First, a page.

UBS report finds London and Hong Kong at high risk of property bubble
City's homes cost 200 per cent more than in 2003, bank report finds
Hong Kong follows London as the cities most at risk of a property bubble, according to investment bank UBS.
The two cities, among 15 studied, face the greatest risk of overvalued prices, according to UBS Wealth Management's UBS Global Real Estate Bubble Index report.
Fuelled by a credit boom, Hong Kong home prices are "200 per cent higher than in 2003" but "rents have grown 35 per cent in real terms and inflation-adjusted incomes stagnated", it says, adding the bubble index in the city rose to risky levels in early 2012.
"This has made Hong Kong one of the world's most expensive cities for private housing," said Claudio Saputelli, the head of global real estate at UBS' chief investment office.
The report says the London housing market is in bubble-risk territory with a score of 1.88, followed by Hong Kong at 1.65, and Sydney with 1.39.
Hong Kong, however, has the worse affordability levels, with home prices decoupled from local household earnings as both local and global investment demand push them higher, it says.
It takes a skilled service-sector worker in London about 14 years of average earnings to buy a 60 square metre home. In Hong it is 21 years and in New York, 11 years.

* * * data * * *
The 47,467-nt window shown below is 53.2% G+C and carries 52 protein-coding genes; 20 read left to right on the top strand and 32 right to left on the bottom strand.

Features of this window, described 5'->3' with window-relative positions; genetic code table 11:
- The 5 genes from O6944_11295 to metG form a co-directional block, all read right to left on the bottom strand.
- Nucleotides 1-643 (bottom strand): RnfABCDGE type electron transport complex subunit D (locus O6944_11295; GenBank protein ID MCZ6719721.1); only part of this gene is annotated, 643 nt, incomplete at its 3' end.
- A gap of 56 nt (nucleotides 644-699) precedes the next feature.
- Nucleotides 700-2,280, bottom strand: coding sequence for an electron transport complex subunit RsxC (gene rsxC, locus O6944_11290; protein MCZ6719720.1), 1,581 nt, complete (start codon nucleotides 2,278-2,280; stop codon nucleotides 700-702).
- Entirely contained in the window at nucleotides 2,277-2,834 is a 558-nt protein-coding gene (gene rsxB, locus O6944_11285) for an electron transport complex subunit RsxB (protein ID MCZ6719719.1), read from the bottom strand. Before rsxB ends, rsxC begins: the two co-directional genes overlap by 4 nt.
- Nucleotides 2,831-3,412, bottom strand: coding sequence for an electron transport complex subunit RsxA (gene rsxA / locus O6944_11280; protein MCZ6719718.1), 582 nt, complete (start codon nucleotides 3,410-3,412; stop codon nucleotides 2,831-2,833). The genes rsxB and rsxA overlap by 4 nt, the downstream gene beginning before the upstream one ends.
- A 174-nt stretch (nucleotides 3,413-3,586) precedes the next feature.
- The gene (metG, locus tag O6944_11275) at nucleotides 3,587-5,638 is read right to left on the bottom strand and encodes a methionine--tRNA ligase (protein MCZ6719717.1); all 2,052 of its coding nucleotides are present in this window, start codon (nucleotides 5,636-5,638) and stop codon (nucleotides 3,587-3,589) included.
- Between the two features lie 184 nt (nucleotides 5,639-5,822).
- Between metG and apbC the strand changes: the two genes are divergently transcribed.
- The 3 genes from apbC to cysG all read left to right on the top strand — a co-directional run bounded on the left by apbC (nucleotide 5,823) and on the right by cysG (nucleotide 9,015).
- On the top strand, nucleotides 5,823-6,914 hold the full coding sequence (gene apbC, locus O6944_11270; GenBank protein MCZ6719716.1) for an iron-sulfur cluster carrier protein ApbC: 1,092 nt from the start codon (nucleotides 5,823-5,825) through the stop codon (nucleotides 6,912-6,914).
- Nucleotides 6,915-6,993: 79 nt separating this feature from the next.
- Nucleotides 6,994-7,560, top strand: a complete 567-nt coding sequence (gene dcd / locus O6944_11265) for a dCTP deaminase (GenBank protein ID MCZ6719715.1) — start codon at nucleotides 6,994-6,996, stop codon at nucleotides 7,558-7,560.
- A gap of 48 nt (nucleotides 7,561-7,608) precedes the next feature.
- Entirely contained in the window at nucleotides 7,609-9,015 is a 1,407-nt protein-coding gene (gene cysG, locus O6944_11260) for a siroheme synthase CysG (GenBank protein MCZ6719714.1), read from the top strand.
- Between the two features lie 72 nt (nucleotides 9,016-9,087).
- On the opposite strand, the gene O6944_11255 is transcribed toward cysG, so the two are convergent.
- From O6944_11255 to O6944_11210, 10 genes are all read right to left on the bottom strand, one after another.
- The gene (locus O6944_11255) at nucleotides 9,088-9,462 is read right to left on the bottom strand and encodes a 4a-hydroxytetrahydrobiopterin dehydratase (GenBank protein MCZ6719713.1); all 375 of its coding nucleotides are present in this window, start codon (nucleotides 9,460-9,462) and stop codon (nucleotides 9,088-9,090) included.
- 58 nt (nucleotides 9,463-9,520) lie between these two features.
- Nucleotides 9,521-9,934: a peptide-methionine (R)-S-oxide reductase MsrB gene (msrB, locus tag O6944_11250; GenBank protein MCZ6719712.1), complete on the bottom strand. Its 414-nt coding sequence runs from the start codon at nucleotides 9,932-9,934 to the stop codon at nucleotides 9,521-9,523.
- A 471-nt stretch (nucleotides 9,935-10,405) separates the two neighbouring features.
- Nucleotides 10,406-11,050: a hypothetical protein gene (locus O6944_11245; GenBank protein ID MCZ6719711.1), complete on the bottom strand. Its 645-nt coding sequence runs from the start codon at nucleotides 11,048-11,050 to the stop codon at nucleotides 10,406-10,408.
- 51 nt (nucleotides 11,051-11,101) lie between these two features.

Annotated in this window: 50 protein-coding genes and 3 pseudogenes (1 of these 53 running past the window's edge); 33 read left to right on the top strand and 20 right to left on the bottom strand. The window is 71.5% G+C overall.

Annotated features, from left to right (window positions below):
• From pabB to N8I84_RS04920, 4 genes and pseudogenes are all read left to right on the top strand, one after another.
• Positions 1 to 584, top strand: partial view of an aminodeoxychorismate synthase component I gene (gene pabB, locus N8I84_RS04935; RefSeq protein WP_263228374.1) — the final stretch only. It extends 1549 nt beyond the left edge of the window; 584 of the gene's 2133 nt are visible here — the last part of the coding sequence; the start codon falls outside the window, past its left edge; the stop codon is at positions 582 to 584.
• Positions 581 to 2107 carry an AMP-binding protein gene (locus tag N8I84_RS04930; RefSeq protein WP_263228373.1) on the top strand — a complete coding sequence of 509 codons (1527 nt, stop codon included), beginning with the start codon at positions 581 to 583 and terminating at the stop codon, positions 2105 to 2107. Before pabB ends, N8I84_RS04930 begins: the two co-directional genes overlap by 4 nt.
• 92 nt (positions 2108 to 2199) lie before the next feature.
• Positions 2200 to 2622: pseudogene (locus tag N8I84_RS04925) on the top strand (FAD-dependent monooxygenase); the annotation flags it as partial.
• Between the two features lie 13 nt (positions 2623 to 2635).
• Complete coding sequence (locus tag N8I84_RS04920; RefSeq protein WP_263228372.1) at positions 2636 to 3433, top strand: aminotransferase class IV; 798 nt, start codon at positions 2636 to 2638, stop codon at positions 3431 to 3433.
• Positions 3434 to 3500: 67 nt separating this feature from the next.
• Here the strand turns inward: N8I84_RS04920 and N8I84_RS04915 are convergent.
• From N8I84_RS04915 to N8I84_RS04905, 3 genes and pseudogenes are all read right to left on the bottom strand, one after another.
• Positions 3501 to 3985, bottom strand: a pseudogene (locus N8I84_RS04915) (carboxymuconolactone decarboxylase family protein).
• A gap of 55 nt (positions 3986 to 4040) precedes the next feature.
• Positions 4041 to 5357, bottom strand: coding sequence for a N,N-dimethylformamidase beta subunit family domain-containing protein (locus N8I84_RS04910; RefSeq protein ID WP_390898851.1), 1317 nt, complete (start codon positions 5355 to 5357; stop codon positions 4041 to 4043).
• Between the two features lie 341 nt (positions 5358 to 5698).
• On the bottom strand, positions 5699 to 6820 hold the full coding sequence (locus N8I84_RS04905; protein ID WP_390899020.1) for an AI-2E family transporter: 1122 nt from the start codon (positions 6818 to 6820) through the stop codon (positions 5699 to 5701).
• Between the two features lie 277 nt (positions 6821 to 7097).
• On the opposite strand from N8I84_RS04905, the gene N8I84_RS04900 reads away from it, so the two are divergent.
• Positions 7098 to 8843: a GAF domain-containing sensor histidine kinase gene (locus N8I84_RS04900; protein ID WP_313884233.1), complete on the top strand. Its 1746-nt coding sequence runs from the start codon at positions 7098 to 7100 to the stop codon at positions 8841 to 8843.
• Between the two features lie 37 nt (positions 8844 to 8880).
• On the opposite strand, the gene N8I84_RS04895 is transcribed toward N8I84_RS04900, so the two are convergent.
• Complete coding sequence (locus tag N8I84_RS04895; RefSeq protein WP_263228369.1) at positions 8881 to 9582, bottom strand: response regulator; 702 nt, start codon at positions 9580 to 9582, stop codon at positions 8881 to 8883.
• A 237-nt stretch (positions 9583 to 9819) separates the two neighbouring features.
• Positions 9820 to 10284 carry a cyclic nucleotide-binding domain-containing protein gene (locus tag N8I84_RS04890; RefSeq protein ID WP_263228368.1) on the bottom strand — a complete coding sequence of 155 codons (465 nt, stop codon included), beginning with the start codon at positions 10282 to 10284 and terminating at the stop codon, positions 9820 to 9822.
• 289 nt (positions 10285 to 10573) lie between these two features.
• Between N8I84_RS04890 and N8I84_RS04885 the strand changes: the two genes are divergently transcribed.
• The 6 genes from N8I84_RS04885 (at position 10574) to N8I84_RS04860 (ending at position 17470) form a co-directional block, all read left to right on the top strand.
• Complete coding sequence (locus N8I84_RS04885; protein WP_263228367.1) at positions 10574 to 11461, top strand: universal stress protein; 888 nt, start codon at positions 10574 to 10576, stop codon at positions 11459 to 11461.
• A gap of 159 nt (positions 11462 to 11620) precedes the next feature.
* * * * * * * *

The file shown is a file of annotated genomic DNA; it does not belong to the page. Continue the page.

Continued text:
The report says weaker economic growth in China, a worsening job market and the risk of rising interest rates darken the outlook for property.
"Moreover, construction numbers are at their post-2004 peak, easing the supply shortage and adding to the negative outlook," said Matthias Holzhey, an economist at UBS' chief investment office and wealth management unit.
The bank expects home prices to decline by more than 10 per cent by the end of next year.
Forecasting a 17 per cent price drop in the next 27 months, CLSA last week said Hong Kong's property sector is heading into a bear market.
Demand has been dented by increasingly sour market sentiment. Swire Properties' luxury residential project in Cheung Sha, Lantau Island, sold just one of 24 houses put on sale when the tender closed on Tuesday.
It said a 2,586 square feet house at Whitesands was sold for HK$66.6 million, or HK$25,754 per square foot.
Thomas Lam, head of valuation and consultancy at Knight Frank property agency, said Hong Kong home prices could fall up to 10 per cent in the worst scenario if interest rates rise 1 or 2 percentage points next year.
"Hong Kong will have a correction but is unlikely to see a big fall," he said, adding that he believes primary and secondary market transactions would shrink further.
London house prices have surged 40 per cent since the beginning of 2013 because of demand from overseas buyers, attractive rental yields and population growth, said UBS.